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Dec 02, 2021
09:05 AM

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Dec 02, 2021
09:05 AM

ODE Solve issue

Hi all,

I am trying to figure out if it is (mathematically) possible to obtain a x(y) function via the following system with odesolve:

dx/dy=F(x)

Do you guys have a idea if it is possible in mathcad, and if so, how?

Solved! Go to Solution.

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Dec 02, 2021
09:47 AM

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Dec 02, 2021
09:47 AM

As x is your function and dependent on y, you have to always write x(y) and not just x!

And the initial condition can't be that of F but that of the function to solve for -> x(0)=...

After all, in your example F(0)=5 and not 4 🙂

The plots also show the exact symbolic solution of your ODE.

13 REPLIES 13

Dec 02, 2021
09:10 AM

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Dec 02, 2021
09:10 AM

Give an example and post the initial worksheet please.

Here is an example done in MC15

If you use Prime keep in mind that solve blocks and the syntax for odesolve is different there.

Dec 02, 2021
09:15 AM

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Dec 02, 2021
09:15 AM

So something like this. I want to plot x versus y, given the equations in the screenshot. (this is a simplified version of what i want to actually solve).

Dec 02, 2021
09:47 AM

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Dec 02, 2021
09:47 AM

As x is your function and dependent on y, you have to always write x(y) and not just x!

And the initial condition can't be that of F but that of the function to solve for -> x(0)=...

After all, in your example F(0)=5 and not 4 🙂

The plots also show the exact symbolic solution of your ODE.

Dec 02, 2021
10:17 AM

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Dec 02, 2021
10:17 AM

Allright, thank you for your response!

It is a relieving thought that such a system can be solved.

However, when I try to do it myself this error occurs:

Also I can't define F(x(y)) above the solve block, since prime doesn't allow me to add another bracket ((y)) between the F() bracket, is that the source of the error?

I see that you answer to allot of posts here, and I want to say thank you for that! I am sure that you helped so many people out (:

Dec 02, 2021
12:56 PM

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Dec 02, 2021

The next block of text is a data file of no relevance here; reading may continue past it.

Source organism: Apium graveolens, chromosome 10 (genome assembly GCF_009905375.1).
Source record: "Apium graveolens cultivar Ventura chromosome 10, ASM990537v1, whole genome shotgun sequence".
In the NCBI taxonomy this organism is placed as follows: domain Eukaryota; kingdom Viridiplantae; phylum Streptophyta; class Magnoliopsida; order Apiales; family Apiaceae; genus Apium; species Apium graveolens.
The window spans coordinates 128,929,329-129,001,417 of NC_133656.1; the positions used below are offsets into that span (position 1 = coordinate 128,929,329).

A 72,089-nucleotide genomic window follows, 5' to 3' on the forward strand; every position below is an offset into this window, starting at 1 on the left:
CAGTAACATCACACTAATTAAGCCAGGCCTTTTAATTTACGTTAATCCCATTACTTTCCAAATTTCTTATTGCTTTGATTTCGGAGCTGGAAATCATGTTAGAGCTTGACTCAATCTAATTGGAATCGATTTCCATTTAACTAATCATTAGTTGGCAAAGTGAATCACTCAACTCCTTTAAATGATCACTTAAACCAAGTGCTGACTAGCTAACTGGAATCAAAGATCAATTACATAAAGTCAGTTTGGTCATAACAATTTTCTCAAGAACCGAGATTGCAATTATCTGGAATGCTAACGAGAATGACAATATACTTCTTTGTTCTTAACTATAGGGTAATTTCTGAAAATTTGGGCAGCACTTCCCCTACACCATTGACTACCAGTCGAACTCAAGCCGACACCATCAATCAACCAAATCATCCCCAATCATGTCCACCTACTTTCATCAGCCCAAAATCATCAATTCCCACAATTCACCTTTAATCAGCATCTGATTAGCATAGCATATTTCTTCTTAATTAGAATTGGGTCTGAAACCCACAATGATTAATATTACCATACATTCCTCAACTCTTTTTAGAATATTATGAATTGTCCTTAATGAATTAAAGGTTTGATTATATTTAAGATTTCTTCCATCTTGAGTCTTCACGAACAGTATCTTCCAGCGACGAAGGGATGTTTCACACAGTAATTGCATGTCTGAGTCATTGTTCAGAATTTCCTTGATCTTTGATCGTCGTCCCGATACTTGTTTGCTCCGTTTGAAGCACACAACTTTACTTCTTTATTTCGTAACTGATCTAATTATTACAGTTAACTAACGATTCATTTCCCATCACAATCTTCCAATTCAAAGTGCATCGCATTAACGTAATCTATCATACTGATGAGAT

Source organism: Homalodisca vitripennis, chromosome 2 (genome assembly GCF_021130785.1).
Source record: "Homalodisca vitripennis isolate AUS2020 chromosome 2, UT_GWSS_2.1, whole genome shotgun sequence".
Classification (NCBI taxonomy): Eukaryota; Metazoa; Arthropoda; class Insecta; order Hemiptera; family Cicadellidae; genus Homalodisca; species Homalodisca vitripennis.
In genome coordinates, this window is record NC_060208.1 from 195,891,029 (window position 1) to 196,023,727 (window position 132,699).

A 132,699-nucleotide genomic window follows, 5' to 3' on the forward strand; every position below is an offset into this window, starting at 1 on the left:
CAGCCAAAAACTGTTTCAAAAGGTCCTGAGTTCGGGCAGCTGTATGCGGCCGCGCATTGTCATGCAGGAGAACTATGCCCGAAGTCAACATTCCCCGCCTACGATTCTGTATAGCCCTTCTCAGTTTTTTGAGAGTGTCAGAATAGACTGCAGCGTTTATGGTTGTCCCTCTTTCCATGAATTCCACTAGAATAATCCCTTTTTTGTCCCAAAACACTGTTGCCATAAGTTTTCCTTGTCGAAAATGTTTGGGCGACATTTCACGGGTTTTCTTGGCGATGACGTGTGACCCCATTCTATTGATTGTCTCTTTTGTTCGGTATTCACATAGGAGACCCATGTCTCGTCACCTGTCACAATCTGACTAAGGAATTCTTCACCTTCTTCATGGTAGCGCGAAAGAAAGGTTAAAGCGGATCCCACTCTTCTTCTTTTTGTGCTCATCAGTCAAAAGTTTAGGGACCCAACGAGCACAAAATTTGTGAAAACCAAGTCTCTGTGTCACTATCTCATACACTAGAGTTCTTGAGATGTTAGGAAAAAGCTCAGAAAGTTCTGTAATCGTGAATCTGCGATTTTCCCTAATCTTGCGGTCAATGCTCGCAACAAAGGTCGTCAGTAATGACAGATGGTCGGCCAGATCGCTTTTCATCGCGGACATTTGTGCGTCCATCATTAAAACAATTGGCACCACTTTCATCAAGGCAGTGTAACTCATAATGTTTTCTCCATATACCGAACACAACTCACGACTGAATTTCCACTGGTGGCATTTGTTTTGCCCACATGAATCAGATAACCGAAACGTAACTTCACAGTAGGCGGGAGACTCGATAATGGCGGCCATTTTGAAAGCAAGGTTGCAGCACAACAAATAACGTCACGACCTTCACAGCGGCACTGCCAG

12:56 PM

That you can't __define__ a function with another function as argument is OK an normal. Its absolutely OK to define F(x):=3x+5 in front of the solve block. The x there is just a formal arguement anyway and so you can later call the function with any actual argument you like, also a function like x(y). You may as well define F(oops):=3*oops+5, it doesn't make any difference 😉

The problem with your solve block seems to be that your function is named x and you state the derivative with respect to x. As your function x is dependent on y you should use the derivative wrt y -> d/dy...

Look at my screenshot in my previous answer to see the difference.

You had not told us which version of Prime you are using. Hope you can read the attached Prime 6 file.

P.S.: I am not sure why you assigned the odesolve result to variable z. If you like you sure can also use x instead.

Dec 03, 2021
05:11 AM

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Dec 03, 2021
05:11 AM

I was just wondering what happens when in the F function, y is also a variable. So like in the example in the screenshot below:

Is mathcad able to solve that aswell?

Dec 03, 2021
06:32 AM

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Dec 03, 2021
06:32 AM

Then your differential equation becomes:

(This is what you should set in the Constraints section, or you define:

and your Constraint becomes:

).

The solution to that equation, with:

is:

Proof:

You can (also) check this result with your result of odesolve..

Success!

Luc

Dec 03, 2021
10:21 AM

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Dec 03, 2021
10:21 AM

Hi,

Thanks for your response and indeed it works for the example system I proposed.

However, when I try it on my own system, it doesn't work and it gives the following error:

I cannot figure I what goes wrong...

The Worksheet is attached.

Thanks for your help in advance!

Dec 03, 2021
10:36 AM

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Dec 03, 2021
10:36 AM

I already solved it, sorry!

Dec 03, 2021
11:13 AM

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Dec 03, 2021
11:13 AM

@TW_9638511 wrote:

I already solved it, sorry!

So you found out yourself despite of the misleading error message that you forgot the function arguments here

But even with that correction the system won't solve up to 400 because there seems to be a vertical asymptote around 61

Maybe some error in your model/equations?

BTW, why don't you take advantage of Primes capability to work with units?

Dec 03, 2021
01:36 PM

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Dec 03, 2021
01:36 PM

Becomes very unstable for H.L values above 60:

Success!

Luc

Dec 03, 2021
06:34 PM

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Dec 03, 2021
06:34 PM

Interesting! I can't go much further than 60.9568 without getting an unknown exception error.

The values you show at the end are much larger and in Prime we get no negative values.

The ripple in the left picture is because of the larger step width:

EDIT: Long time no see - now after a long while I once again experience the forum error

I have no idea why I could upload this pic of the error message but the picture from the Prime sheet still fails - both were made with the very same screenshot software using the same procedure ...

I'll post a follow up with the pic.

Dec 03, 2021
06:40 PM

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Dec 03, 2021
06:40 PM

So here is the pic which I wasn't able to include in my last post: